Since you’re likely going to be sitting in one place for an extended period of time while you’re looking for a job, try to create a working environment that is conducive to work.  For some people, this means removing all distractions.  For others, it means creating a friendly space full of personal touches.  Some individuals may need to select one space and stick to it, so that they can train their minds to go into “work mode” whenever they enter this space.  Others may need to vary their setting in order to avoid becoming too antsy.  The best, most productive working environment is different for everyone, so figure out your style and play to your strengths.

Staying motivated is difficult – just don’t get disheartened when you’re not feeling completely jazzed about the job search.  It’s perfectly fine – and actually advisable – to take breaks every now and then. And while inspiration itself can be difficult, working on ways to inspire yourself is something that’s much easier to manage!

Until next time,

The Doostang Team

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Establish Personal Brand for Job Search Success!

By Alesia Benedict, CPRW, JCTC – GetInterviews.com

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Many job seekers attempt to use a functional format to emphasize specific skills or to cover up problems with the resume, such as job gaps, brief employment periods, or multiple jobs in a short time period. Or you may be trying to brand yourself, in modern terms, with the functional approach. Personal branding is a great idea, but be aware, the functional resume is not the way to create your brand.

Even though branding is a popular marketing concept for corporations, the transition to personal branding isn’t always as easy to establish. Brainstorm for a minute. Think of a professional you admire, whether someone in the media or in your own company. Analyze what makes their brand so easily identifiable. Now apply that analysis to your career. How do others consistently describe you? What is your specialty niche?

Identify Basic Skills

Make a list of your unique skills, training, or professional experiences to start. Review your career progression to tease out all the basic skills that align with the types of positions you are seeking. These skills form the foundation of your qualifications for positions and most likely equate with the “responsibilities” section in a job posting. These basic skills may not define your passion or your brand, but are important in helping you qualify for a position.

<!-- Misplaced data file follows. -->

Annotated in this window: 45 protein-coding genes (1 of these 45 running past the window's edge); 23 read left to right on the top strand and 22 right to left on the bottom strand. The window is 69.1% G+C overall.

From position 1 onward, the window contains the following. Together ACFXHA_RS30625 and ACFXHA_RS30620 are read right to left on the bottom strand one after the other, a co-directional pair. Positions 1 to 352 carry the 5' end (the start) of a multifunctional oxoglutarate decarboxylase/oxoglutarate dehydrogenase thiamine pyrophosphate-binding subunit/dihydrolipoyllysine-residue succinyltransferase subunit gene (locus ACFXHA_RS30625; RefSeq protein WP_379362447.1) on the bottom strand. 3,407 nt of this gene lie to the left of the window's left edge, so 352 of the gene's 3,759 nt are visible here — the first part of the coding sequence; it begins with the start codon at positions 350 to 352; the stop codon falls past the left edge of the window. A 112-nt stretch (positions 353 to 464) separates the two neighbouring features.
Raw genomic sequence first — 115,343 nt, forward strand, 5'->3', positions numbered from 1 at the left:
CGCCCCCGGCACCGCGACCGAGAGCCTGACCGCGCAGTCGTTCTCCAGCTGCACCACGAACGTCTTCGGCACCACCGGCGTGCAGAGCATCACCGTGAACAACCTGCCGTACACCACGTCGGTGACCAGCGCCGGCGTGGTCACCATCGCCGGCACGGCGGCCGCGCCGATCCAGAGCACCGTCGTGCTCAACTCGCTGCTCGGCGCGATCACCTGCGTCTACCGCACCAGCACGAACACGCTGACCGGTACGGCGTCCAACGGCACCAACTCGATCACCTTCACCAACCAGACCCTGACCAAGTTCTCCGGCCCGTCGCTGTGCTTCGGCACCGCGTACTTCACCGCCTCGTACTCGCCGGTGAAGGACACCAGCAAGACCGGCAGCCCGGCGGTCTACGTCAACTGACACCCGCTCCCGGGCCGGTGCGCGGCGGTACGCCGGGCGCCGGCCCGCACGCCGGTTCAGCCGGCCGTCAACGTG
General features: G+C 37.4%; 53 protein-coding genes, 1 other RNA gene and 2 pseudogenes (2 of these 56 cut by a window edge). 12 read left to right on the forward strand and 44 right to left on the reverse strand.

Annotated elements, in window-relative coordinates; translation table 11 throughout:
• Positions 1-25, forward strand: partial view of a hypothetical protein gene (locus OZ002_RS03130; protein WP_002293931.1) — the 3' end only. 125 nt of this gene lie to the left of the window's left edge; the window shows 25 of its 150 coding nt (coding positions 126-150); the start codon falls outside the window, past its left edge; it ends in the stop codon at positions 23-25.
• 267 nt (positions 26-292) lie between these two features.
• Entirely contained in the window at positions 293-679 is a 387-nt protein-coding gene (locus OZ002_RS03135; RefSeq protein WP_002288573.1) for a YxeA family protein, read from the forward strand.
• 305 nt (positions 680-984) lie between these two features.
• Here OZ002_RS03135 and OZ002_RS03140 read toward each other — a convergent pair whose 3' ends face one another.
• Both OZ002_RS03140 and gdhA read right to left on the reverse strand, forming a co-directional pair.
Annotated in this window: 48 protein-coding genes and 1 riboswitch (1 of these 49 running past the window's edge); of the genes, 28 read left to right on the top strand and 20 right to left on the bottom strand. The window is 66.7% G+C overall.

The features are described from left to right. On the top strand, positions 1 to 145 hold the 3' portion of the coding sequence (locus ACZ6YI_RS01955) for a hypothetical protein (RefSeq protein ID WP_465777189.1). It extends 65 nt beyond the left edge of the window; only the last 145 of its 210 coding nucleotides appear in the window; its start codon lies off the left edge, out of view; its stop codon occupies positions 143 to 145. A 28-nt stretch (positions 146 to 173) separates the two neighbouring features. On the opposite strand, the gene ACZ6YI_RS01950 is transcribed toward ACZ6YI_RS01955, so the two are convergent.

Categorize Unique Talents and Experiences

Next, match skill sets with your current career goals. Do you want to relocate abroad for your career? Mine your job history for global or international experience. Even if you did not travel, you might still have amassed experience in the international arena. Did you have sales accounts in Mexico or Canada? What about Pacific Rim accounts? Have you assisted in business development on the ground? Did you locate factories or suppliers overseas? These unique experiences can help you formulate your brand.

LinkedIn (Branding Profile)

LinkedIn is a great place to begin establishing your personal brand. The profile has specific sections regarding your education, key experiences, and areas of professional emphasis. Think about how you want to use this professional site. Are you trying to connect with others? Gain referrals? Get a job? The goals you have for the use of this professional networking site will reflect your emerging personal brand.

Join Professional Organizations that Mirror Your Desired Direction

Another important resource for broadcasting your brand is professional organizations. Research those organizations that align with your current career goals. You may need to conduct a broad search, such as “business development professional organization,” to discover new groups. Many professional organizations have useful member sections online to post your career interests or job search goals. These resources are a great way to solidify your personal brand.

Branding Strategies in Your Resume

Finally, consider how you will present your personal brand in a resume. Remember, the functional format may seem like the logical way to present a consistent brand, but most hiring managers prefer a chronological approach. In addition, the functional resume can be confusing to readers as they try to place your accomplishments with different companies or create a time frame of your work experience. The chronological approach provides a history of how your personal brand has become more defined over the last 10 to 15 years. A chronological approach is straightforward and provides a clear sense of what you have been doing professionally, an important component of your brand. You don’t want to raise questions in the mind of the reader about potential employment gaps, which is often the case with a functional format. Your personal brand will be clearly highlighted in a work history that describes your career progression in terms of skills and increasing levels of responsibility.

Establishing a personal brand requires complex planning and a clear direction just like any successful marketing campaign! Identify your strengths and align those with your goals for effective personal branding. Then spread the word and watch the opportunities grow!

About the Author: Alesia Benedict, Certified Professional Resume Writer (CPRW) and Job and Career Transition Coach (JCTC) is the President of GetInterviews.com, the country’s leading resume writing firm. They provide professionals with customized, branded resumes and career marketing documents. Her and her firm’s credentials include being cited by JIST Publications as one of the “best resume writers in North America,” quoted as a career expert in The Wall Street Journal, and published in a whopping 25+ career books. Established in 1994, the firm has aided more than 100,000 job seekers to date. All resume writers are certified writers. GetInterviews.com offers a free resume critique and their services come with a wonderful guarantee — interviews in 30 days or they’ll rewrite for free!